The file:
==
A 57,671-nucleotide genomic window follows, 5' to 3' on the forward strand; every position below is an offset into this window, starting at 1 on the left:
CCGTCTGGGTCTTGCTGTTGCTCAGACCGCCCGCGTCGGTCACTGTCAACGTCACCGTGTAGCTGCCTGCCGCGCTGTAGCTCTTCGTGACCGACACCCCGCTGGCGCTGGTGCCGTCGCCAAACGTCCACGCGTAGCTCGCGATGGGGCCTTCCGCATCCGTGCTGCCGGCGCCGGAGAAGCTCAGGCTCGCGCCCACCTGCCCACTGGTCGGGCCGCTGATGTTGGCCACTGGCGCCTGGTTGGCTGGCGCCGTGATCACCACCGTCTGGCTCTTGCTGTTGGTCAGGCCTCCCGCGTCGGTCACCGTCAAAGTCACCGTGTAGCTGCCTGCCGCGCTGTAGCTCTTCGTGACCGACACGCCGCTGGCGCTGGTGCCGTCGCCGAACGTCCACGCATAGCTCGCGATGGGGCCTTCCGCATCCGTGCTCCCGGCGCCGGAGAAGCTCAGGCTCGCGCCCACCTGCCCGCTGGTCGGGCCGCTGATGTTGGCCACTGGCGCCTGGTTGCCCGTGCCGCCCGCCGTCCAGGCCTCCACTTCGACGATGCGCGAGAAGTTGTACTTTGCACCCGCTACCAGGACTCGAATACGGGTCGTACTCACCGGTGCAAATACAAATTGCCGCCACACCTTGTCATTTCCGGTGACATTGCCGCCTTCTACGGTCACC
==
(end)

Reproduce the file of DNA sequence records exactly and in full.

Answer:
A 57,671-nucleotide genomic window follows, 5' to 3' on the forward strand; every position below is an offset into this window, starting at 1 on the left:
CCGTCTGGGTCTTGCTGTTGCTCAGACCGCCCGCGTCGGTCACTGTCAACGTCACCGTGTAGCTGCCTGCCGCGCTGTAGCTCTTCGTGACCGACACCCCGCTGGCGCTGGTGCCGTCGCCAAACGTCCACGCGTAGCTCGCGATGGGGCCTTCCGCATCCGTGCTGCCGGCGCCGGAGAAGCTCAGGCTCGCGCCCACCTGCCCACTGGTCGGGCCGCTGATGTTGGCCACTGGCGCCTGGTTGGCTGGCGCCGTGATCACCACCGTCTGGCTCTTGCTGTTGGTCAGGCCTCCCGCGTCGGTCACCGTCAAAGTCACCGTGTAGCTGCCTGCCGCGCTGTAGCTCTTCGTGACCGACACGCCGCTGGCGCTGGTGCCGTCGCCGAACGTCCACGCATAGCTCGCGATGGGGCCTTCCGCATCCGTGCTCCCGGCGCCGGAGAAGCTCAGGCTCGCGCCCACCTGCCCGCTGGTCGGGCCGCTGATGTTGGCCACTGGCGCCTGGTTGCCCGTGCCGCCCGCCGTCCAGGCCTCCACTTCGACGATGCGCGAGAAGTTGTACTTTGCACCCGCTACCAGGACTCGAATACGGGTCGTACTCACCGGTGCAAATACAAATTGCCGCCACACCTTGTCATTTCCGGTGACATTGCCGCCTTCTACGGTCACC